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Thinking Outside the Pyramid

by Daniel Fisher
January 17, 2014

Thinking Outside the Pyramid

by Daniel Fisher
January 17, 2014 | Comments (3)

Being fairly young and new to the world of managementI work as the Director of Productivity at a company that designs and manufactures wind tunnel modelsI often feel I am blessed (and cursed at times!) with a different perspective on management and leadership than those of some of my more seasoned colleagues.

I see the ways of old still very much a dominant driver in how so many managers and leaders view their departments and employees. Similar to ancient monarchical societies, “Leaders are born, not made” is the idea. Those few with the divine touch are blessed with the ability to lead and preside over the unfortunate many! An image comes to mind of a pharaoh perched atop a gaudy throne, a half completed pyramid… workers struggling to move mountains of stone with nothing but their bare hands. 

Exaggerated analogies and caricatures aside, that is the all knowing, all powerful approach we often see leaders take when interacting with those they lead: “I am the boss, do as I say.” Working in Lean and Six Sigma, I often see the “upside down pyramid” explained, in which organizational charts are flipped upside down in a vivid display of sweeping change. The theory is great, but how often is this really practiced and how much value does it add beyond a great performance?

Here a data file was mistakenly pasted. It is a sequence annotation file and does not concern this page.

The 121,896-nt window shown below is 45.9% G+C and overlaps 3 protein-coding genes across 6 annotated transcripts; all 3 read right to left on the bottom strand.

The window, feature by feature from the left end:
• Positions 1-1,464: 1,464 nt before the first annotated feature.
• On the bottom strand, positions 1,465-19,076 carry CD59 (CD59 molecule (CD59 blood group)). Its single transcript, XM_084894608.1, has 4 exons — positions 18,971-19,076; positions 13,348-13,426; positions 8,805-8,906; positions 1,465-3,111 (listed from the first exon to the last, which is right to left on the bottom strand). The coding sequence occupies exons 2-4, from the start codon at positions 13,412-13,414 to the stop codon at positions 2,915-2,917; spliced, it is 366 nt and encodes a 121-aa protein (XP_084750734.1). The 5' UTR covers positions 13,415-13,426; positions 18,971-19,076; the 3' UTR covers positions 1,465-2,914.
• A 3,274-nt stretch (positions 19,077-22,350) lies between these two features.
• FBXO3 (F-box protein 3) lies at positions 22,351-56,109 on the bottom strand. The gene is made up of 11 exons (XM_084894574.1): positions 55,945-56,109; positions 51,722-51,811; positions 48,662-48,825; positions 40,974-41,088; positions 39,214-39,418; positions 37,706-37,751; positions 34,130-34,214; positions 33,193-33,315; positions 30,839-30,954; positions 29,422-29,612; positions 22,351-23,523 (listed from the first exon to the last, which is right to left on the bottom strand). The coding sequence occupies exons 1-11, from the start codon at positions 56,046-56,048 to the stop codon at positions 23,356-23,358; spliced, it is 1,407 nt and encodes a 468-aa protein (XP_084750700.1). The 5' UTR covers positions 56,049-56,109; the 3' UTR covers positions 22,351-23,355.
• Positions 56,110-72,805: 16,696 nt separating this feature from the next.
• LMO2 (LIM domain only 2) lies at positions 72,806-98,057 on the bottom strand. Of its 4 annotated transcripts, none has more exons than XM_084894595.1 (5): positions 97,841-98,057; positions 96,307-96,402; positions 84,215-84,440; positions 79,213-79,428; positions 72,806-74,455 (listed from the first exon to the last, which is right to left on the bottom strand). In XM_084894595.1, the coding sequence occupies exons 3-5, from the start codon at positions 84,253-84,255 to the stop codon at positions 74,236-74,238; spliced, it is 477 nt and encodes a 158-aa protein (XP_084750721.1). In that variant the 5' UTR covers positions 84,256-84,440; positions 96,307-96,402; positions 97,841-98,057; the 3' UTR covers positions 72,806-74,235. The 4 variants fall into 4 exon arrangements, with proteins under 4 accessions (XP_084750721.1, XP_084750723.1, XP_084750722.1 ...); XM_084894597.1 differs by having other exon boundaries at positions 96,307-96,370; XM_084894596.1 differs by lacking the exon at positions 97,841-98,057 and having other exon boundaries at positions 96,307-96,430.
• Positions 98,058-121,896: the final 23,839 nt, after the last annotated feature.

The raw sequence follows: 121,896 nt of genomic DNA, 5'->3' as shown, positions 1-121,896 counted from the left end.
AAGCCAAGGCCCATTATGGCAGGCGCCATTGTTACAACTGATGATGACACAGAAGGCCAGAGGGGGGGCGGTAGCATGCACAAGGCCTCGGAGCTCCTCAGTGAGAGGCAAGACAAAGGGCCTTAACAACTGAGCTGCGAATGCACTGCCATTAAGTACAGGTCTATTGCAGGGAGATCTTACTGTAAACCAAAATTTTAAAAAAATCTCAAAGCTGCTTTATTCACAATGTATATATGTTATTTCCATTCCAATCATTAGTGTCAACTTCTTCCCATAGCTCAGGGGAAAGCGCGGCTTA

I think it’s time we start thinking outside the pyramid. From my view, I don’t think it’s a matter of flipping any shape up, down, or sideways. When you work together intertwined within the team, there are no sides, there’s no real top or bottom. There are only people working alongside one another. When leaders strive to empower their workforce, to facilitate success within their teams, and communicate effectively with their colleagues and team members, that’s when true leadership shines and real work gets done. 

Managers can’t be above going to the gemba and rolling up their sleeves. I don’t mean once a week walking through and giving orders, conveying schedules, or shooting the breeze for a few minutes. I mean really rolling up their sleeves and helping out. How can you request your team to complete a task by a deadline if you don’t know exactly what goes in to getting it accomplished? How can you build trust and relationships with your employees without knowing what they do every day?